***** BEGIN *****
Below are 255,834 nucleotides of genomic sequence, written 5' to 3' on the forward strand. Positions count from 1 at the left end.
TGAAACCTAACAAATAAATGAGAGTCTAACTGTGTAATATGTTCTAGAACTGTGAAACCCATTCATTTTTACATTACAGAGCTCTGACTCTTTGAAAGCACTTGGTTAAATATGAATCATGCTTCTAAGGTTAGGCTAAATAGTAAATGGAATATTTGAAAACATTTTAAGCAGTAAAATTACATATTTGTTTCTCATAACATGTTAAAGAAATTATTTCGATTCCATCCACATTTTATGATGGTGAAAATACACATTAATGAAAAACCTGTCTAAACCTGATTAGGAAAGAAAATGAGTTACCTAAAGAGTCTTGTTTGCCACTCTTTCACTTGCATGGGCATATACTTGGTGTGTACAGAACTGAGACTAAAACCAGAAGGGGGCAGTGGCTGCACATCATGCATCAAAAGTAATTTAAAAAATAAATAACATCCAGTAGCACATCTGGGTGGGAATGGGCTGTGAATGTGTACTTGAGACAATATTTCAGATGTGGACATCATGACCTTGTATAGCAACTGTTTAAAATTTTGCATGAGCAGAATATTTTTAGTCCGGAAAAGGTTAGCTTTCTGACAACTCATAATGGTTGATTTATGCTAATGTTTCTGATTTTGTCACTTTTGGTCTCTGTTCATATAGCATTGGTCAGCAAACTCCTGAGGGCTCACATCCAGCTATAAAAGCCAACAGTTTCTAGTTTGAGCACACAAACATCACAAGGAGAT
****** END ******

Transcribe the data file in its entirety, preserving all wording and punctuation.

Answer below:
Below are 255,834 nucleotides of genomic sequence, written 5' to 3' on the forward strand. Positions count from 1 at the left end.
TGAAACCTAACAAATAAATGAGAGTCTAACTGTGTAATATGTTCTAGAACTGTGAAACCCATTCATTTTTACATTACAGAGCTCTGACTCTTTGAAAGCACTTGGTTAAATATGAATCATGCTTCTAAGGTTAGGCTAAATAGTAAATGGAATATTTGAAAACATTTTAAGCAGTAAAATTACATATTTGTTTCTCATAACATGTTAAAGAAATTATTTCGATTCCATCCACATTTTATGATGGTGAAAATACACATTAATGAAAAACCTGTCTAAACCTGATTAGGAAAGAAAATGAGTTACCTAAAGAGTCTTGTTTGCCACTCTTTCACTTGCATGGGCATATACTTGGTGTGTACAGAACTGAGACTAAAACCAGAAGGGGGCAGTGGCTGCACATCATGCATCAAAAGTAATTTAAAAAATAAATAACATCCAGTAGCACATCTGGGTGGGAATGGGCTGTGAATGTGTACTTGAGACAATATTTCAGATGTGGACATCATGACCTTGTATAGCAACTGTTTAAAATTTTGCATGAGCAGAATATTTTTAGTCCGGAAAAGGTTAGCTTTCTGACAACTCATAATGGTTGATTTATGCTAATGTTTCTGATTTTGTCACTTTTGGTCTCTGTTCATATAGCATTGGTCAGCAAACTCCTGAGGGCTCACATCCAGCTATAAAAGCCAACAGTTTCTAGTTTGAGCACACAAACATCACAAGGAGAT